Completed experiments

The objective of the present experiment is to test a variety of hypotheses related to real-time adaptive modeling on a chaotic datasource. Among our tests, we include a comparison of the popular XGBoost and CatBoost machine learning libraries. Further, we explore the differences between the GPU and CPU algorithms in the respective libraries. Finally, we explore the effect of dimensionality reduction through PCA.

Five FreqAI instances are configured to train separate regressor models for 19 cryptocurrency pairs (/USDT):
CatBoost CPU and GPU: solely exchange-derived features;
CatBoost CPU PCA: exchange-derived features after PCA transform for dimensionality reduction;
XGBoost CPU and GPU: solely exchange-derived features.

The cluster is actively generating 95 models (5 per coin x 19 coins) with 3.3k features per model models, and training new models every 5 min - 2 hours (depending on hardware and algorithm).
The CatBoost and XGBoost GPU variants are each running on modern 16 core 3.9 GHz processors with 256 GB RAM, and A4500 GPUs. Meanwhile, the CatBoost and XGBoost CPU variants are running on recycled 12 core 2.8 GHz servers with 64 GB RAM (circa 2012). All performance metrics of the hardware are shown below.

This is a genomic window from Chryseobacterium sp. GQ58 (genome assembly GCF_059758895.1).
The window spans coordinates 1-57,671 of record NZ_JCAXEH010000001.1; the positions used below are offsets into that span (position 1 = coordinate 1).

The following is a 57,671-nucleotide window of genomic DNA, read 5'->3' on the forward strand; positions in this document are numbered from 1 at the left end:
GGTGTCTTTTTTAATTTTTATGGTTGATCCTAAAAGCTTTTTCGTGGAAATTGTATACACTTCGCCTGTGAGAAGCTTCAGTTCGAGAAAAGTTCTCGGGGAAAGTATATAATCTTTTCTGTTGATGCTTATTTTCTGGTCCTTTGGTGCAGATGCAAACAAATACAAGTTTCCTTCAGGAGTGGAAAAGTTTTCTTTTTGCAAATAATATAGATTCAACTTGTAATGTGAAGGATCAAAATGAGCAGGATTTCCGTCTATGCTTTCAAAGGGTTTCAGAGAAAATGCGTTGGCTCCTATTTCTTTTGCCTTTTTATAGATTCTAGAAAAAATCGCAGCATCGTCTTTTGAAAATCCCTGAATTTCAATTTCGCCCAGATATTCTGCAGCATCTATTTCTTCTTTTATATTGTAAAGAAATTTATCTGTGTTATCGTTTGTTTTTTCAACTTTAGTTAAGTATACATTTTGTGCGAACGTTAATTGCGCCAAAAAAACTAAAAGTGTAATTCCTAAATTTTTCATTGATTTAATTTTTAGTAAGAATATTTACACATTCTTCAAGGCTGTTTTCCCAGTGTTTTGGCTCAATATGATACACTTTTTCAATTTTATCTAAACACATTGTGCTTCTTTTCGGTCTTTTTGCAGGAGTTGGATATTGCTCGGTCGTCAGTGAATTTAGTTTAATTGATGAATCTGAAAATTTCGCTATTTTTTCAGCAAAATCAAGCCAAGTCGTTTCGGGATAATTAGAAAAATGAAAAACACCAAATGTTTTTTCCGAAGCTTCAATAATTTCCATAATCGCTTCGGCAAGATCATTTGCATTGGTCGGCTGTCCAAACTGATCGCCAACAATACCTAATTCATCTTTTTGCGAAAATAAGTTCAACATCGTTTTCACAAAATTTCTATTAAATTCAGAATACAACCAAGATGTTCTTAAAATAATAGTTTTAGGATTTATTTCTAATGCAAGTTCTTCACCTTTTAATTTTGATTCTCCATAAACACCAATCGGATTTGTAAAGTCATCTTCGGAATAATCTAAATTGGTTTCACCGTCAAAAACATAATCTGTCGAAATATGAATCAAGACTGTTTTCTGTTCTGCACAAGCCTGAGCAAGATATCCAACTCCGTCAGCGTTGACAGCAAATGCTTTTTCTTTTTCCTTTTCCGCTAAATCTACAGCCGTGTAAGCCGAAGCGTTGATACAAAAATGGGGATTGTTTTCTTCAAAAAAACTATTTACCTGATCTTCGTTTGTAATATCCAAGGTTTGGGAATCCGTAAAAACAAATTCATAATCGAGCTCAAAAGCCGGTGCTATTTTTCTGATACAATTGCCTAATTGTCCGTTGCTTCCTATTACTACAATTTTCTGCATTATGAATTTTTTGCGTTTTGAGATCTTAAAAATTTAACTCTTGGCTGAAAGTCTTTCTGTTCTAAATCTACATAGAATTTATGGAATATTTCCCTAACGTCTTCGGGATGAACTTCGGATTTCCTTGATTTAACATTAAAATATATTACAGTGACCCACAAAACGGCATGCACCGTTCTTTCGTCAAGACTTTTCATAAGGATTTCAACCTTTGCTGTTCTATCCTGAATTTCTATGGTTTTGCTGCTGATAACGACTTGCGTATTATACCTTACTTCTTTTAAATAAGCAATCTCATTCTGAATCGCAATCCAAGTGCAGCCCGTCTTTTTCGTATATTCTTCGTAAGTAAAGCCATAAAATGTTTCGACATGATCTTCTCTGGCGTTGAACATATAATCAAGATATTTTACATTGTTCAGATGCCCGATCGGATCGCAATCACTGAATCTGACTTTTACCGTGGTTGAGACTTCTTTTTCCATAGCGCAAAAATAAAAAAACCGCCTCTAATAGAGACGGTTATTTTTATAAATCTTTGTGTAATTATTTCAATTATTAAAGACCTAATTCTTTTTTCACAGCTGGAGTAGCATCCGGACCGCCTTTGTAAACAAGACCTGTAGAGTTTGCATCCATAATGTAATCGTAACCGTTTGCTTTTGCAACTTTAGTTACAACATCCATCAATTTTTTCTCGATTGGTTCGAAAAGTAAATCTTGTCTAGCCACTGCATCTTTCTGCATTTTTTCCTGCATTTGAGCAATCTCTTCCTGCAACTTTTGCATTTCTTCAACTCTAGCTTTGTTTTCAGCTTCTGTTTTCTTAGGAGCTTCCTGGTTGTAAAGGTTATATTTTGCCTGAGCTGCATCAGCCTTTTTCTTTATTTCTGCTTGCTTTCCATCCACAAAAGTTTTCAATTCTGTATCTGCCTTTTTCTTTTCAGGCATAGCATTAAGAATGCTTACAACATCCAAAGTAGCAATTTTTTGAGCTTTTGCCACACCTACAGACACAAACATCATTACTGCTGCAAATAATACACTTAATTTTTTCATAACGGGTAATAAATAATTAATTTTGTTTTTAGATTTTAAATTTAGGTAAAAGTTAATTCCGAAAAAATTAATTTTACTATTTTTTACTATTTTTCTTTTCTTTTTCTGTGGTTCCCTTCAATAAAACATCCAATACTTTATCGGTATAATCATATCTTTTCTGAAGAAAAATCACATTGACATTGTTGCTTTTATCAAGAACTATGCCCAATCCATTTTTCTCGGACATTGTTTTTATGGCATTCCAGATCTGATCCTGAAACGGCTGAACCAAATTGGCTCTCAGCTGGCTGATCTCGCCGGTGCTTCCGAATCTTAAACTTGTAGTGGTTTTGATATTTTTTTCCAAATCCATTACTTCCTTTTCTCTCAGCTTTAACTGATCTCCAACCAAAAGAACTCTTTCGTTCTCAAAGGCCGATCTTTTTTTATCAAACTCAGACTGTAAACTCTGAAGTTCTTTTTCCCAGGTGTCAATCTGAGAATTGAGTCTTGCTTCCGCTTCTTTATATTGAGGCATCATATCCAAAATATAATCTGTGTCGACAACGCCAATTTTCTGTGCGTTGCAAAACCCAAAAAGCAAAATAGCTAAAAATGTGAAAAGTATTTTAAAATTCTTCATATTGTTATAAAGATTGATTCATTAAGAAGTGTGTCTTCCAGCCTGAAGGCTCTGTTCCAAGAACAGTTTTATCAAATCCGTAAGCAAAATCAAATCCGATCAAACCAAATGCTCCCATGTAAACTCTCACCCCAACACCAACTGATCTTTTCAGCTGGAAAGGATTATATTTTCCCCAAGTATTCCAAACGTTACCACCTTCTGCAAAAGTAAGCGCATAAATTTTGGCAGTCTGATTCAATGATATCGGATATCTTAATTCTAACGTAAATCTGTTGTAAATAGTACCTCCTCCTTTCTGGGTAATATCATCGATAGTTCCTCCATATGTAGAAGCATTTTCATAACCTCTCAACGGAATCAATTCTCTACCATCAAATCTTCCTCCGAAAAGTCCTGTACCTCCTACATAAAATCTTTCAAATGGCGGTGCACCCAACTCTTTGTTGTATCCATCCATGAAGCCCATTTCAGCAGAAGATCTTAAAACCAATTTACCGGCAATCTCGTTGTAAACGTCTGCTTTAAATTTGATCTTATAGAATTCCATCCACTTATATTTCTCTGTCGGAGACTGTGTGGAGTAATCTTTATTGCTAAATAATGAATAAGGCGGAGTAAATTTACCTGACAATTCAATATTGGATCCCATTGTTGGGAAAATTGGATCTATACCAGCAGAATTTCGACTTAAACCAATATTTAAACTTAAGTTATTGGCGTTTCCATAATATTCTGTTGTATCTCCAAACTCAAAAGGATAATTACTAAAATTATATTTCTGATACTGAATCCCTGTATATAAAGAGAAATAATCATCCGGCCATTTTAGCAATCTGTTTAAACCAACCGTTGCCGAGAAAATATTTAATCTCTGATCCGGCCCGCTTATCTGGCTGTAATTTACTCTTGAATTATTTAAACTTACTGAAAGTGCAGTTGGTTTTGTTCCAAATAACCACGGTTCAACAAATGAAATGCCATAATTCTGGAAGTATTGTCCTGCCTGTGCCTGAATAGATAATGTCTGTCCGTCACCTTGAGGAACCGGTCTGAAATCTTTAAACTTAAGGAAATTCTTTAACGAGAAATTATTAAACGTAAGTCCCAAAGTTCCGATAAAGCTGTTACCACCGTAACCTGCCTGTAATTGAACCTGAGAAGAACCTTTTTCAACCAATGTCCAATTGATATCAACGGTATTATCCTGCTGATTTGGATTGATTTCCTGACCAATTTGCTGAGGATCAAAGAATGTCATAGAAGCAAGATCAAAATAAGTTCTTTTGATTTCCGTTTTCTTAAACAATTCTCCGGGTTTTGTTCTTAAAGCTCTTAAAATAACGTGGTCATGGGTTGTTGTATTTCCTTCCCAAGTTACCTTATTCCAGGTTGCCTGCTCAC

Below are screenshots from the dashboard reporting live results during the experiment.

Using FreqAI and its partner software Freqtrade, we pitted three of the most popular open-source machine learning libraries - XGBoost, LightGBM, CatBoost - against each other to see which regressor performs better at predicting the cryptocurrency market, in real time.

Three FreqAI producer instances, one for each regressor, were configured to train separate models for 19 cryptocurrency pairs (/USDT). The instances were hosted on separate, identical, recycled servers (12 core Xeon X5660 2.8GHz, 64Gb DDR3). The accuracy of the predictions produced by each regressor was assessed via two accuracy metrics: the balanced accuracy (the arithmetic mean of sensitivity and specificity) and a custom accuracy score (the normalized temporal distance between a prediction and its closest target). A second set of servers (identical to the others) were hosting two consumer instances, one per accuracy metric, that aggregated the prediction outputs from the regressors and selected the one with the highest score.

Below are screenshots from the dashboard reporting live results during the experiment.